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The Hill Newspaper on Obama's Climate Change Messaging

This past week at The Hill newspaper, Ben Geman analyzed President Obama's speech on climate change, highlighting remarks from environmentalists who welcome Obama's apparent shift in communication strategy.  In the article, Geman also draws on comments by me and Harvard University scholar Theda Skocpol.


Here's how the article opens:

President Obama is channeling his inner Al Gore in his new climate push with a public relations strategy that breaks with his first term.

Obama, in short, is now talking loudly and directly about the peril of climate change as he promotes an array of executive-level actions. 

“There has definitely been a messaging shift,” said Brad Johnson of the advocacy group Forecast the Facts.

“The recognition that Americans are already suffering the consequences of climate pollution is long overdue,” adds Johnson, who, alongside other activists, criticized the barely cameo status that climate had in the 2012 campaign.

The president packed last week’s big climate speech with calls to heed scientists’ warnings, a strong attack on climate skeptics, and full-throated claims that the planetary stakes are immense.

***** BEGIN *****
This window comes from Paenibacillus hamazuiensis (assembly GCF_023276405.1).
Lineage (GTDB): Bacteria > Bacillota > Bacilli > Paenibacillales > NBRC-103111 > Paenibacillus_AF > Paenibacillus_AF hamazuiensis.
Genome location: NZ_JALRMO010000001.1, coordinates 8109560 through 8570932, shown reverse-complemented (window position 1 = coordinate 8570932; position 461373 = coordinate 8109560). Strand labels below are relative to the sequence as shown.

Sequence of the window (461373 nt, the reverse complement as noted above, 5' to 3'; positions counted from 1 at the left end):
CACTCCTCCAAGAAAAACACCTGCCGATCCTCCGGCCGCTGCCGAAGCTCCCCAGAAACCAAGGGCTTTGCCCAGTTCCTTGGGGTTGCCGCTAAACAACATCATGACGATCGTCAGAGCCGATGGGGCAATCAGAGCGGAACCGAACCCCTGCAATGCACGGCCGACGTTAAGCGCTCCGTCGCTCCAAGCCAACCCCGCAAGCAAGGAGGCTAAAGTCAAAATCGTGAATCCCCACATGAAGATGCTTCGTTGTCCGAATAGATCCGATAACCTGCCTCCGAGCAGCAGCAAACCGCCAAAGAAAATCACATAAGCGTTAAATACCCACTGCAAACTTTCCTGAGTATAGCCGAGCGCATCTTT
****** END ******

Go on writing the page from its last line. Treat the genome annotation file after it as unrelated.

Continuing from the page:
“I refuse to condemn your generation and future generations to a planet that’s beyond fixing,” he said at Georgetown University.

Here are the comments by Skocpol and me.

“Speaking directly about the need to fight climate change goes hand in hand with putting a strong regulatory approach first. As a second-term president who knows the GOP House will not legislate on carbon control issues, Obama and his people are now speaking mainly to and for environmentalists,” said Theda Skocpol, a Harvard government and sociology professor.

“And they have their eye on the judgment of history, rather than the judgment of the mass electorate,” adds Skocpol, who has written widely on the politics of global warming.

Matthew Nisbet, an associate professor of communication at American University who also analyzes the climate movement, said the White House is “fitting a message to new conditions and a new audience.”

He said that during the first term, Obama’s team was trying to get Republicans, conservative Democrats and business leaders behind cap-and-trade legislation during a major recession.

“Now they are looking to appeal to their activist base and moderate voters during a time of extreme weather and dangerous climate impacts, hence a different message strategy,” he said.

See Also:

Anon. (2012, Aug. 14). Scholars’ Research Offers Insight Into Future Debate about Climate Change.  Robert Wood Johnson Foundation.

Nisbet, M.C., Markowitz, E.M., & Kotcher, J. (2012). Winning the Conversation: Framing and Moral Messaging in Environmental Campaigns. In L. Ahern & D. Bortree, (Eds.). Talking greenExploring current issues in environmental communication. New York: Peter Lang.

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